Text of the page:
UPSC Physical Eligibility for IAS Officer/Physical standards for UPSC civil services/Medical requirements for IAS/Is there any physical test for IAS?/Physical requirements for IAS Officer/Physical fitness for IAS/Physical criteria for IAS/Medical fitness for IAS
The UPSC prescribes some eligibility criterion for successful candidates to be appointed for service. The technical services namely, the Indian Police Service (IPS), the Indian Railway Traffic Service (IRTS), Delhi Andaman and Nicobar Police Service (DANIPS), Pondicherry Police Service (PONDIPS) and the Railway Protection Force (RPF) require some very specific physical requirements of height, weight, chest, etc. But the other non-technical services don’t require them and only some basic demands of health are mandatorily to be satisfied by the candidates.
Rule 21 of the Civil Services Examination Rules prescribed by the Department of Personnel and Training (DoPT) says, “A candidate must be in good mental and bodily health and free from any physical defect likely to interfere with the discharge of his duties as an officer of the service.”
Medical examination is done for all candidates who appear for the UPSC personality test at Delhi only at prescribed hospitals. Check out the procedure for the medical examination and the rules to be followed by candidates while attending the same.
Physical eligibility for IAS
- There is no height, weight and chest girth minimum requirement as such for candidates for the IAS unlike the technical services. However, if the candidates’ measurements are disproportionate as regarded by the medical board, the candidates can be hospitalized for investigation and chest X-ray can be taken. Please note the technical services have certain minimum requirements.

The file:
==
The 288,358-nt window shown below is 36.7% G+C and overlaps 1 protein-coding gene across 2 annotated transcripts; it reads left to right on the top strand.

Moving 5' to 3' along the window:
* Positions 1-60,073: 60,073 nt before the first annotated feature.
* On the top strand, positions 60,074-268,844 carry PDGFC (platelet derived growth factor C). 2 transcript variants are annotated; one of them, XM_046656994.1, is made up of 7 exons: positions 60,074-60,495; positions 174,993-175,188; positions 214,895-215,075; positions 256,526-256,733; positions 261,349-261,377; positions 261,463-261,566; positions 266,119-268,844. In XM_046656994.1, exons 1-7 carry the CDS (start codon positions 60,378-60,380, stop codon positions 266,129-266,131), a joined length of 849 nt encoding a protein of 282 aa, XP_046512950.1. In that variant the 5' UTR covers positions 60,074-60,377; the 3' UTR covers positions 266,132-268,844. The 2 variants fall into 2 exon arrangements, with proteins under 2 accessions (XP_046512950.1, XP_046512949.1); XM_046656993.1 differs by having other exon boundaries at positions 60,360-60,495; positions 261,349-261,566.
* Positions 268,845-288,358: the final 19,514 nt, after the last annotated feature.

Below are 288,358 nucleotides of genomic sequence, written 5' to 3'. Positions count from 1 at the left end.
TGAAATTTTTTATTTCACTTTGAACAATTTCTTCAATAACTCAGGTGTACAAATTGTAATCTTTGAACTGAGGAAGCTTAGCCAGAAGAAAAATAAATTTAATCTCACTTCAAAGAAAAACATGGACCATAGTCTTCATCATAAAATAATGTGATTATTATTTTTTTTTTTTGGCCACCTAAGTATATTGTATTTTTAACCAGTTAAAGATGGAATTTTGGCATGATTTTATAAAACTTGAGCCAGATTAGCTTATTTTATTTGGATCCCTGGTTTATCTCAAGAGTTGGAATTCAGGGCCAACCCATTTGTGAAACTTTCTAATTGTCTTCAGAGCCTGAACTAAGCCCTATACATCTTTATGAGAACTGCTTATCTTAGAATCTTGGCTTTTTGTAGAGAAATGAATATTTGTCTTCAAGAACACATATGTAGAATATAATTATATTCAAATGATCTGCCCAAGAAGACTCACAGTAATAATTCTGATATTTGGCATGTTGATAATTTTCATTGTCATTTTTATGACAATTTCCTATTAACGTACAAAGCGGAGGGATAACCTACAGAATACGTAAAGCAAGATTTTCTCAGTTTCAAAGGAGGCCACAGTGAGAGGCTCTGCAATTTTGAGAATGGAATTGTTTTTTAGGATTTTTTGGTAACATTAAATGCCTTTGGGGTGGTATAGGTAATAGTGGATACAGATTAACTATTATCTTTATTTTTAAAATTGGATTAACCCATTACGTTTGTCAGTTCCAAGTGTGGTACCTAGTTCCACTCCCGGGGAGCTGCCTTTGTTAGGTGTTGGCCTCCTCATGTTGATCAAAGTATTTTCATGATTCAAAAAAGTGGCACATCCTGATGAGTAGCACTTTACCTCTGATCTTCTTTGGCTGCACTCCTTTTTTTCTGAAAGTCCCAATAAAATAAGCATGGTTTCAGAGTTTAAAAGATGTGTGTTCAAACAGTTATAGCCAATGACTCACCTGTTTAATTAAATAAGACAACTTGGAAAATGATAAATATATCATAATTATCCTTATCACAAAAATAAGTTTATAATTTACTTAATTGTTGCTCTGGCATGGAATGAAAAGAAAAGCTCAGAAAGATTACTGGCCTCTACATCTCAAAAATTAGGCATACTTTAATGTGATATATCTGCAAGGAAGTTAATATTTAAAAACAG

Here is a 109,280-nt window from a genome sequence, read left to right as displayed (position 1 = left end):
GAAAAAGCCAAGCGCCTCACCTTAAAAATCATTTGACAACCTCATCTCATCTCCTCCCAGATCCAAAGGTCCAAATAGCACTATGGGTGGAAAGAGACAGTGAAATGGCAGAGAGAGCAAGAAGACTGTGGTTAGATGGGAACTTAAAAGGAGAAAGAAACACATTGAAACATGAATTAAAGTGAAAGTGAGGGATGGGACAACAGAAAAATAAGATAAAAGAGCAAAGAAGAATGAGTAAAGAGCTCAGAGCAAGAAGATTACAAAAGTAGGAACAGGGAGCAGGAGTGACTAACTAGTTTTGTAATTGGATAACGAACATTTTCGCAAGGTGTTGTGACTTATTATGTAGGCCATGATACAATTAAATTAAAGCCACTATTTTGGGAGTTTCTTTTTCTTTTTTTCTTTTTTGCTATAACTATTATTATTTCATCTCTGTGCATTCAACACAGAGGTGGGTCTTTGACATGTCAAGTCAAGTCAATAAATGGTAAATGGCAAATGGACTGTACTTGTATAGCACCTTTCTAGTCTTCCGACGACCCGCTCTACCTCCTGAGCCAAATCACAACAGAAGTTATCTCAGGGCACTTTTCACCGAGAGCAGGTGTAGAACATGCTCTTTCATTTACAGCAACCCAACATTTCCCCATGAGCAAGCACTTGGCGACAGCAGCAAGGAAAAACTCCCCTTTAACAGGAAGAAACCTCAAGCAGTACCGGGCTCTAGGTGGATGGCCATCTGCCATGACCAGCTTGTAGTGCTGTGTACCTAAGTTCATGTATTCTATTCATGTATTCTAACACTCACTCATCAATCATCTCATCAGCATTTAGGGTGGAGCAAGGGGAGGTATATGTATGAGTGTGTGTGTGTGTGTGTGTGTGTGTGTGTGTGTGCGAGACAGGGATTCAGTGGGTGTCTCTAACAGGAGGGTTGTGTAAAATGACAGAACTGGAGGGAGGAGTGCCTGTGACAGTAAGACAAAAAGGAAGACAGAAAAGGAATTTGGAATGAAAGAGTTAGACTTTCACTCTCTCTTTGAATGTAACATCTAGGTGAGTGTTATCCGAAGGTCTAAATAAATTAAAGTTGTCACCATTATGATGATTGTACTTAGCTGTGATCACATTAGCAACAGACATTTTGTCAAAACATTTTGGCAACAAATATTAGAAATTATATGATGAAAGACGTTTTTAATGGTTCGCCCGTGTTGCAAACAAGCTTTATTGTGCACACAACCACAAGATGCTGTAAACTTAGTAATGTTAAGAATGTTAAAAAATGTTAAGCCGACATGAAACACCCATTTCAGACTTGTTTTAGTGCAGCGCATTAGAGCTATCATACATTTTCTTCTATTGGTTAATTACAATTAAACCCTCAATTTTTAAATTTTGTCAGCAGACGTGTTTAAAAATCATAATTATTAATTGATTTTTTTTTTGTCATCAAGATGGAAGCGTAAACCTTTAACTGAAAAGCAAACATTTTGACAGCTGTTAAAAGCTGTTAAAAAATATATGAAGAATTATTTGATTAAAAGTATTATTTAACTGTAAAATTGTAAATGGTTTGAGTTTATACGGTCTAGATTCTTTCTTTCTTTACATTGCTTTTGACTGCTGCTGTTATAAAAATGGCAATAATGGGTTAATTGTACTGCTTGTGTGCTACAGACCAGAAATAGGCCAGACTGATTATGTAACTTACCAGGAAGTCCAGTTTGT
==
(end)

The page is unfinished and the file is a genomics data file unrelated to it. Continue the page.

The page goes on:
- Candidates should have proper vision in the eyes. Corrections permitted are spectacles, CL and refractive surgery like LASIK, ICL, IOL, etc. Those who have myopia with macular degenerative changes will be declared unfit for service in the IAS. People with squint in the eyes are fit for service. Night blindness is also not a ground for candidates to be declared unfit.
- Blood pressure over 140/90 should be subjected to further testing in the hospital to ascertain whether the abnormal BP is temporary due to excitement, etc. and not an indication of any disease. Only candidates free from any complication of hypertension will be declared fit for service.
- Only candidates free from any complication of diabetes mellitus will be declared fit for service.
- Hearing ability of the candidate should be ‘good’ in each ear and he/she should also be free from any disease of the ear. In case of defect, the candidate should be subjected to further tests to see if the defect can be remedied by a hearing aid or an operation.
- Pregnant female candidates will be fit except for those services that require physical training. In such cases, the candidates will be declared fit after confinement.
- Candidates’ teeth should be in ‘good order’.
- The heart and lungs of the candidate should be fine.
- There should not be any abdominal disease.
- The feet, hands and limbs are well-formed and there should be no restriction on joint movements.
- There should not be any congenital malformation or defect.
- There should not be any sign of acute or chronic disease indicating an impaired constitution.
- Candidates should bear marks of efficient vaccination.
- The candidates should not have any communicable diseases.
- Candidates with grade I haemorrhoids are declared fit.
- Diseases like hernia, varicose veins, hydrocele, haemorrhoids, etc. are declared temporarily unfit and should be declared fit after successful surgery.
- Candidates with malignancies at the time of entry to service are declared unfit.
- Candidates with transplanted organs are declared unfit. Exception is made only for corneal transplant.
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